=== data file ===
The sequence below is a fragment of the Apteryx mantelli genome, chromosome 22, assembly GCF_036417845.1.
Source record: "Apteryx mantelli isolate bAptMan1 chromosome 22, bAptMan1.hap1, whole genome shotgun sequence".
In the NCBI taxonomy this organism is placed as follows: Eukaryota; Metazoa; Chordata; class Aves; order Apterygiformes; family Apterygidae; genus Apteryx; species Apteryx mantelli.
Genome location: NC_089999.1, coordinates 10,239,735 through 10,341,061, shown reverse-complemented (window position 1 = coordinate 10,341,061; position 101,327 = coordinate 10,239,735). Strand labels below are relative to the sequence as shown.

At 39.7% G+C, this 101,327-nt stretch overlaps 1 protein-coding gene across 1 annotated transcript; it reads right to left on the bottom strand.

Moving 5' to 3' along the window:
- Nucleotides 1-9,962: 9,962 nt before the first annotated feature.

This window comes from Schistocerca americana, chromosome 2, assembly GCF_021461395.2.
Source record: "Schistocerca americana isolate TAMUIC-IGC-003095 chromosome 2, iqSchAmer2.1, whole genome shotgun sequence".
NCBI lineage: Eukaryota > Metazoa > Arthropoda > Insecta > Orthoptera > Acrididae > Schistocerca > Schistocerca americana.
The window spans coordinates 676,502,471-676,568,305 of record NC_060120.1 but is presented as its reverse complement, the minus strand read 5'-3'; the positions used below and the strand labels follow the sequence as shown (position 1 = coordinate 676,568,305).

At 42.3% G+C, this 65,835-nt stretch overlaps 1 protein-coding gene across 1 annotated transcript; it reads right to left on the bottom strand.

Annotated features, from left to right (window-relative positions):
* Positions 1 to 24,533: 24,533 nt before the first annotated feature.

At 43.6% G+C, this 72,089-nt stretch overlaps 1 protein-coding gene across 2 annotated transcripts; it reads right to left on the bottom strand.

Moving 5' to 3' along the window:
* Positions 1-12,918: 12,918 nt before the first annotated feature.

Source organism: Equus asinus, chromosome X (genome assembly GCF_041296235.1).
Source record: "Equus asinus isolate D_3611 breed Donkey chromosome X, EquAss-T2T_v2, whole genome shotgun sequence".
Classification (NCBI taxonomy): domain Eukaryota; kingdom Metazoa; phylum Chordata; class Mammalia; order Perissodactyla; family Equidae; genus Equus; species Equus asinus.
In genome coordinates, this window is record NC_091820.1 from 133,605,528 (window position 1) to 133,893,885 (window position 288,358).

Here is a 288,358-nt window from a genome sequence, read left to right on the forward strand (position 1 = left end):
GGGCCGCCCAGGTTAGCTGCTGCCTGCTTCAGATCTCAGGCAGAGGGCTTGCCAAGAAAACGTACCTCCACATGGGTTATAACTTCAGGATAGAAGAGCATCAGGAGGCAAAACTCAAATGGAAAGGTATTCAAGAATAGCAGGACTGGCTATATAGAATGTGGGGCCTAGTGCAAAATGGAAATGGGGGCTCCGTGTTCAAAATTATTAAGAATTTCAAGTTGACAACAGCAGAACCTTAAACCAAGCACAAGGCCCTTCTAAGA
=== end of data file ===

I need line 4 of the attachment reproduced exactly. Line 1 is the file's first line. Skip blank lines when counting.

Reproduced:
Genome location: NC_089999.1, coordinates 10,239,735 through 10,341,061, shown reverse-complemented (window position 1 = coordinate 10,341,061; position 101,327 = coordinate 10,239,735). Strand labels below are relative to the sequence as shown.